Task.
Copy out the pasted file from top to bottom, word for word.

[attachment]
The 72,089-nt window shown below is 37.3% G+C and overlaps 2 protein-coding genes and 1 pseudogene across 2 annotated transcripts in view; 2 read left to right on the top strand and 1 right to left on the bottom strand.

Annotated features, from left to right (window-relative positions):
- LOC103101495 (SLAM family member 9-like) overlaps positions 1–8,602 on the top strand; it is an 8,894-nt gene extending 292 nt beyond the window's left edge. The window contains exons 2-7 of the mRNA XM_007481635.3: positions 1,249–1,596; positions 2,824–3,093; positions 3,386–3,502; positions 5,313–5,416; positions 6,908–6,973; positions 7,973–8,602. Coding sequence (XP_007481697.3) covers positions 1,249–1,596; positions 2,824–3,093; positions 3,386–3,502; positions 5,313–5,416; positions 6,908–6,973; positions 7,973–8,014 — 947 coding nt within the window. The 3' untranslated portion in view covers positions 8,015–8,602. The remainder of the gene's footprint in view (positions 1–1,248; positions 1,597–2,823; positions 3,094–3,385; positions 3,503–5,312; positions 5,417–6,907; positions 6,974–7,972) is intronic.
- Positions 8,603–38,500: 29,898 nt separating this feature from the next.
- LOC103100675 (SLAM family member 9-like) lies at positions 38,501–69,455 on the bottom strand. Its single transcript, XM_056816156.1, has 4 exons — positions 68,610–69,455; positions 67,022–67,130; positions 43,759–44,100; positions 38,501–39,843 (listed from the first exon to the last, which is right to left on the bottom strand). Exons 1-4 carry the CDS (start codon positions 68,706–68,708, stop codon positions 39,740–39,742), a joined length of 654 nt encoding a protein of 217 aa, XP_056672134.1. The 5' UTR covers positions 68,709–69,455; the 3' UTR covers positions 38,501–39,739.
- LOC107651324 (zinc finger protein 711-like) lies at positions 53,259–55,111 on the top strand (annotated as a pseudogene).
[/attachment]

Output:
The 72,089-nt window shown below is 37.3% G+C and overlaps 2 protein-coding genes and 1 pseudogene across 2 annotated transcripts in view; 2 read left to right on the top strand and 1 right to left on the bottom strand.

Annotated features, from left to right (window-relative positions):
- LOC103101495 (SLAM family member 9-like) overlaps positions 1–8,602 on the top strand; it is an 8,894-nt gene extending 292 nt beyond the window's left edge. The window contains exons 2-7 of the mRNA XM_007481635.3: positions 1,249–1,596; positions 2,824–3,093; positions 3,386–3,502; positions 5,313–5,416; positions 6,908–6,973; positions 7,973–8,602. Coding sequence (XP_007481697.3) covers positions 1,249–1,596; positions 2,824–3,093; positions 3,386–3,502; positions 5,313–5,416; positions 6,908–6,973; positions 7,973–8,014 — 947 coding nt within the window. The 3' untranslated portion in view covers positions 8,015–8,602. The remainder of the gene's footprint in view (positions 1–1,248; positions 1,597–2,823; positions 3,094–3,385; positions 3,503–5,312; positions 5,417–6,907; positions 6,974–7,972) is intronic.
- Positions 8,603–38,500: 29,898 nt separating this feature from the next.
- LOC103100675 (SLAM family member 9-like) lies at positions 38,501–69,455 on the bottom strand. Its single transcript, XM_056816156.1, has 4 exons — positions 68,610–69,455; positions 67,022–67,130; positions 43,759–44,100; positions 38,501–39,843 (listed from the first exon to the last, which is right to left on the bottom strand). Exons 1-4 carry the CDS (start codon positions 68,706–68,708, stop codon positions 39,740–39,742), a joined length of 654 nt encoding a protein of 217 aa, XP_056672134.1. The 5' UTR covers positions 68,709–69,455; the 3' UTR covers positions 38,501–39,739.
- LOC107651324 (zinc finger protein 711-like) lies at positions 53,259–55,111 on the top strand (annotated as a pseudogene).